This is just the first phase of what we hope to be a broader oral history project in the area. You can read all about it on the new project website, WhatIsYourStory.org. If you're a podcast listener or producer, a fan of StoryCorps or oral history projects, want to be trained on interviewing and audio production, or just someone who wants to be involved in this effort, please contact us! We'll find a way to put your talents to work as we try to honor and appreciate those who live in our community, through listening.
This Friday, when you're gathered with friends and family trying to figure out what to do with yourselves after that meal, consider participating in the National Day of Listening. It's an opportunity to hear and record the stories that we all have to share about our lives, our greatest and hardest moments, and the lessons we've learned. (And as some have noted recently in Richmond, the local community could benefit from having a better sense of our own narrative.)
All it takes is some kind of simple audio recording device, a good list of questions to get you started, and some time. And it's a part of the larger oral history project that is StoryCorps, so there are some neat opportunities to share what you capture with a wider audience, if you want.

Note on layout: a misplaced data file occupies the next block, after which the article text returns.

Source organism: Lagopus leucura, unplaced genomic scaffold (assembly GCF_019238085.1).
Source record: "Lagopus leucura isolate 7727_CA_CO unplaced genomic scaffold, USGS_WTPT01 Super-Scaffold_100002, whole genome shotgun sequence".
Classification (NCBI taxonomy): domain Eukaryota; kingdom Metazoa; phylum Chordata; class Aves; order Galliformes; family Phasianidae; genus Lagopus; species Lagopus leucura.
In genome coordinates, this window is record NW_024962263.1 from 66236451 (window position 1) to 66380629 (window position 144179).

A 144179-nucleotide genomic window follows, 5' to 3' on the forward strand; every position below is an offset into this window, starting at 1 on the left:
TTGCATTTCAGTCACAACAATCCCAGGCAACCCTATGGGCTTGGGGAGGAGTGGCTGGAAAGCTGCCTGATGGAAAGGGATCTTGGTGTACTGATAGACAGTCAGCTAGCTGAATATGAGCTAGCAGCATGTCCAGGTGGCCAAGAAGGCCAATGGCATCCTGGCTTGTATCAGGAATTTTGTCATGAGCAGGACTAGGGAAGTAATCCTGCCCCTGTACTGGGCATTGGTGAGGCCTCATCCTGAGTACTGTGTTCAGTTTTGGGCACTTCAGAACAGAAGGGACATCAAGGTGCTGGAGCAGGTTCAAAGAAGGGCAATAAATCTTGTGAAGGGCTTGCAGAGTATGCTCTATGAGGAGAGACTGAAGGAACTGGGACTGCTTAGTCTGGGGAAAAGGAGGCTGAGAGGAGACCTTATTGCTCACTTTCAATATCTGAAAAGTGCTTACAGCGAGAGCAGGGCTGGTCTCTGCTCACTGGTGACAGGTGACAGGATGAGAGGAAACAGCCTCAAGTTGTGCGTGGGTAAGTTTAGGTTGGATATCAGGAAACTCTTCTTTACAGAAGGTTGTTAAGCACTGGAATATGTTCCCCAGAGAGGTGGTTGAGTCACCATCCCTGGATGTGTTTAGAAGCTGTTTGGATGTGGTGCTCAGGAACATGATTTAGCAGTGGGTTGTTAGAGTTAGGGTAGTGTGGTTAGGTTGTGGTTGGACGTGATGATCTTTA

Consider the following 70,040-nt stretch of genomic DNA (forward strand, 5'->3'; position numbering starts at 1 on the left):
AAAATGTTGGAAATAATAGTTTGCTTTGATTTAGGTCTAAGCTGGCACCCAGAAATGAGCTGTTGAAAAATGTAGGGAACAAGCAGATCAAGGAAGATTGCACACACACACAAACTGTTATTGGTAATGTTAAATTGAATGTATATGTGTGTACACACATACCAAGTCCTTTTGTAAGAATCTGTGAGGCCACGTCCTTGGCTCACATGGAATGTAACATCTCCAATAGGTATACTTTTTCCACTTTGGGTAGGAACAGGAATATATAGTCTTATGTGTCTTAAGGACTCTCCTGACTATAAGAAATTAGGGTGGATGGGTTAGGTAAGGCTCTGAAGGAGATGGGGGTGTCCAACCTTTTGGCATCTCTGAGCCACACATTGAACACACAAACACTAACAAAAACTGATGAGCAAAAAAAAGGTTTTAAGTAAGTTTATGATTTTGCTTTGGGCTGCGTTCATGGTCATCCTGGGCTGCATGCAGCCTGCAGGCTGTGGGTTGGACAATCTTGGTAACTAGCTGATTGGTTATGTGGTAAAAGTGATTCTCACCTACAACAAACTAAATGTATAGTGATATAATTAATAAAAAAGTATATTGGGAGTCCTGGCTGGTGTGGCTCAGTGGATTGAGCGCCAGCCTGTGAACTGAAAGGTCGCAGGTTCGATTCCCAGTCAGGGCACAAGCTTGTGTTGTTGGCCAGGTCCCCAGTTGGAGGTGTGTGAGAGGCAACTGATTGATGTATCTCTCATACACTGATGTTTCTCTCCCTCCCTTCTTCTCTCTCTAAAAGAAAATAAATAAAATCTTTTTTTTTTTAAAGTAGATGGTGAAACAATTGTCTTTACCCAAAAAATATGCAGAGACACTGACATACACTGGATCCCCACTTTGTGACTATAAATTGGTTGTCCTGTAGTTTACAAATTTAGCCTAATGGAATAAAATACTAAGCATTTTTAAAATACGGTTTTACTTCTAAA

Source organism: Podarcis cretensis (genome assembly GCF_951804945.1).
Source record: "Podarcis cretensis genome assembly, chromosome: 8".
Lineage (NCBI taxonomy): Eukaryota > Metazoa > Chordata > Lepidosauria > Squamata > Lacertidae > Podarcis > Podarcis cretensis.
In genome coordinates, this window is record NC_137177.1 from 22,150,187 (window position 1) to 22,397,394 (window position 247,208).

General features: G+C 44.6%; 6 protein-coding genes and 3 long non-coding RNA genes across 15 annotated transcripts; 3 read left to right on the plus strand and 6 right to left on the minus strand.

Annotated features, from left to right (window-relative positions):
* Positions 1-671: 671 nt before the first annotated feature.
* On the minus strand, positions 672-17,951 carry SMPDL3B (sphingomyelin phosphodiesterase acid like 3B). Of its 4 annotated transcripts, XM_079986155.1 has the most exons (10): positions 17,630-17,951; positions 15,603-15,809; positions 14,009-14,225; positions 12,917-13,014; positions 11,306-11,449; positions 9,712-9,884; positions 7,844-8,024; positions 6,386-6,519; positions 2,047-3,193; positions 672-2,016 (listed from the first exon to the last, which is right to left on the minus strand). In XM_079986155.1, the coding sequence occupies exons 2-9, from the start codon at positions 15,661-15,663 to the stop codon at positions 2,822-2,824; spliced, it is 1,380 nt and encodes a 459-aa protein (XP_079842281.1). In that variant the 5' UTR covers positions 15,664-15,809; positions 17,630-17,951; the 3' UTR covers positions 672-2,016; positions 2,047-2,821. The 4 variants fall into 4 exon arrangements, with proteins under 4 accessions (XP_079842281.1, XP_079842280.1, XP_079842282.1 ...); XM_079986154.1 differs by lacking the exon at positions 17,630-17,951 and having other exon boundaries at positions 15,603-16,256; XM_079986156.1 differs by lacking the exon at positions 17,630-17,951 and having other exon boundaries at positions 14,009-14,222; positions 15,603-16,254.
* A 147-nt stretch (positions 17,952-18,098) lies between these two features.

If you're in the Richmond area and want to send me some of what you record, I'll consider putting it together into an episode of the Richmond News Review podcast.
Tonight I attended a talk by NPR Weekend Edition Saturday host Scott Simon, who I've always enjoyed listening to on the radio on lazy Saturday mornings. He talked about the current Presidential election and the role the media play, especially when it comes to their participation as news-makers, such as when media personalities moderate debates.
His comments were interesting and insightful, but not necessarily ground-breaking, and when asked to comment beyond what I took to be his prepared remarks, he had some trouble even being insightful. But, I did really appreciate his perspectives on how deferential and petty many members of the media have become, and his advice to politicians and interested citizens to go against the grain more and shake things up a bit.
Though, when I asked my question of him, he wasn't so into the shaking things up bit: Continue reading Listening to Scott Simon and Dave Isay, NPR greats